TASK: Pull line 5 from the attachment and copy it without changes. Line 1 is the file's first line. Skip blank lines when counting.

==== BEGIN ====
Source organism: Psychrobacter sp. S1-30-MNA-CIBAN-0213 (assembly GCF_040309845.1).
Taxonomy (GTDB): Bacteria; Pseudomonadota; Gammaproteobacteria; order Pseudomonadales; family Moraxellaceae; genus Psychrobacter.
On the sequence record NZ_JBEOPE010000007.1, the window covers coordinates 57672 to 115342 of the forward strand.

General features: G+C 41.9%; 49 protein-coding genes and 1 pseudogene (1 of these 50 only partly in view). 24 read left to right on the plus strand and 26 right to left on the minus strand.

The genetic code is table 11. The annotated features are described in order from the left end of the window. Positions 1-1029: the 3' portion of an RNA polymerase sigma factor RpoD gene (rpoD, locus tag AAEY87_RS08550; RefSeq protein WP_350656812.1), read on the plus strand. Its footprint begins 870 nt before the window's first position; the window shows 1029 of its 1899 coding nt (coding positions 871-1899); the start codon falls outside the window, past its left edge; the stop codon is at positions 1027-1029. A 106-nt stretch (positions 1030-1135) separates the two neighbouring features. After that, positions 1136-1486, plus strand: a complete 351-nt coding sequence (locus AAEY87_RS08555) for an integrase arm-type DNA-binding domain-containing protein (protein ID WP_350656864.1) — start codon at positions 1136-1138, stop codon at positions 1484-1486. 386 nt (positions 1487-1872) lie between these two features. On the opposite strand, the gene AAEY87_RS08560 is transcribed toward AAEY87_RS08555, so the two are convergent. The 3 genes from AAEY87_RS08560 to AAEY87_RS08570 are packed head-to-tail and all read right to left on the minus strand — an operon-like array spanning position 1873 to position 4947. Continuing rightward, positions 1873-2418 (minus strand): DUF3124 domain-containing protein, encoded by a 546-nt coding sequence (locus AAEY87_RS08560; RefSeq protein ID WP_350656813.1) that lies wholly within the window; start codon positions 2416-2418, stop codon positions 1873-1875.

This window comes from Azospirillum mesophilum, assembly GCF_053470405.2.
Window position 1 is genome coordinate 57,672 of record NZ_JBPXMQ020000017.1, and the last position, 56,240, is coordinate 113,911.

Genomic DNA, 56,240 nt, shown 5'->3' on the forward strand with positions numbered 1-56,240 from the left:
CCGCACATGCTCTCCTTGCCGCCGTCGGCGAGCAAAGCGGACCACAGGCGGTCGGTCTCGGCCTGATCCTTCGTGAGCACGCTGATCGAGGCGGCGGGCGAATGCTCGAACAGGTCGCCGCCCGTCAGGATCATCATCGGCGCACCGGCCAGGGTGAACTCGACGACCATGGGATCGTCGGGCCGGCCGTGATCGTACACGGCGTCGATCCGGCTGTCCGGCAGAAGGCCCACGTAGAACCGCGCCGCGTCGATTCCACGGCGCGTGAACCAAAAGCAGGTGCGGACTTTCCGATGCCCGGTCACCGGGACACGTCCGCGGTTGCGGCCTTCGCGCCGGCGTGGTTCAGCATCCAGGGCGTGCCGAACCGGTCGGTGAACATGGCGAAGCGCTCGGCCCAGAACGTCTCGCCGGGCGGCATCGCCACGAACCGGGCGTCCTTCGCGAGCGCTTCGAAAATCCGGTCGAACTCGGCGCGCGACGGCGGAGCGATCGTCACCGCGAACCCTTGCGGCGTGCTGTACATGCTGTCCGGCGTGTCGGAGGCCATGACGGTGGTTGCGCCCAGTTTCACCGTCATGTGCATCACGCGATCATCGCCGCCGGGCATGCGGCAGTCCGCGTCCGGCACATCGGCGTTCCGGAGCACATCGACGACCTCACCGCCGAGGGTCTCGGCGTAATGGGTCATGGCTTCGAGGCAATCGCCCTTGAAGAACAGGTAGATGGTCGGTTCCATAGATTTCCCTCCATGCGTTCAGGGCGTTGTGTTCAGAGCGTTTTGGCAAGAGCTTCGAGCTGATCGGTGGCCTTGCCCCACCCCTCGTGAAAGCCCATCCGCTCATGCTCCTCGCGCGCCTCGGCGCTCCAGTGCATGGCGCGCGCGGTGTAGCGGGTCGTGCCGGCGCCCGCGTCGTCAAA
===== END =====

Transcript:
The genetic code is table 11. The annotated features are described in order from the left end of the window. Positions 1-1029: the 3' portion of an RNA polymerase sigma factor RpoD gene (rpoD, locus tag AAEY87_RS08550; RefSeq protein WP_350656812.1), read on the plus strand. Its footprint begins 870 nt before the window's first position; the window shows 1029 of its 1899 coding nt (coding positions 871-1899); the start codon falls outside the window, past its left edge; the stop codon is at positions 1027-1029. A 106-nt stretch (positions 1030-1135) separates the two neighbouring features. After that, positions 1136-1486, plus strand: a complete 351-nt coding sequence (locus AAEY87_RS08555) for an integrase arm-type DNA-binding domain-containing protein (protein ID WP_350656864.1) — start codon at positions 1136-1138, stop codon at positions 1484-1486. 386 nt (positions 1487-1872) lie between these two features. On the opposite strand, the gene AAEY87_RS08560 is transcribed toward AAEY87_RS08555, so the two are convergent. The 3 genes from AAEY87_RS08560 to AAEY87_RS08570 are packed head-to-tail and all read right to left on the minus strand — an operon-like array spanning position 1873 to position 4947. Continuing rightward, positions 1873-2418 (minus strand): DUF3124 domain-containing protein, encoded by a 546-nt coding sequence (locus AAEY87_RS08560; RefSeq protein ID WP_350656813.1) that lies wholly within the window; start codon positions 2416-2418, stop codon positions 1873-1875.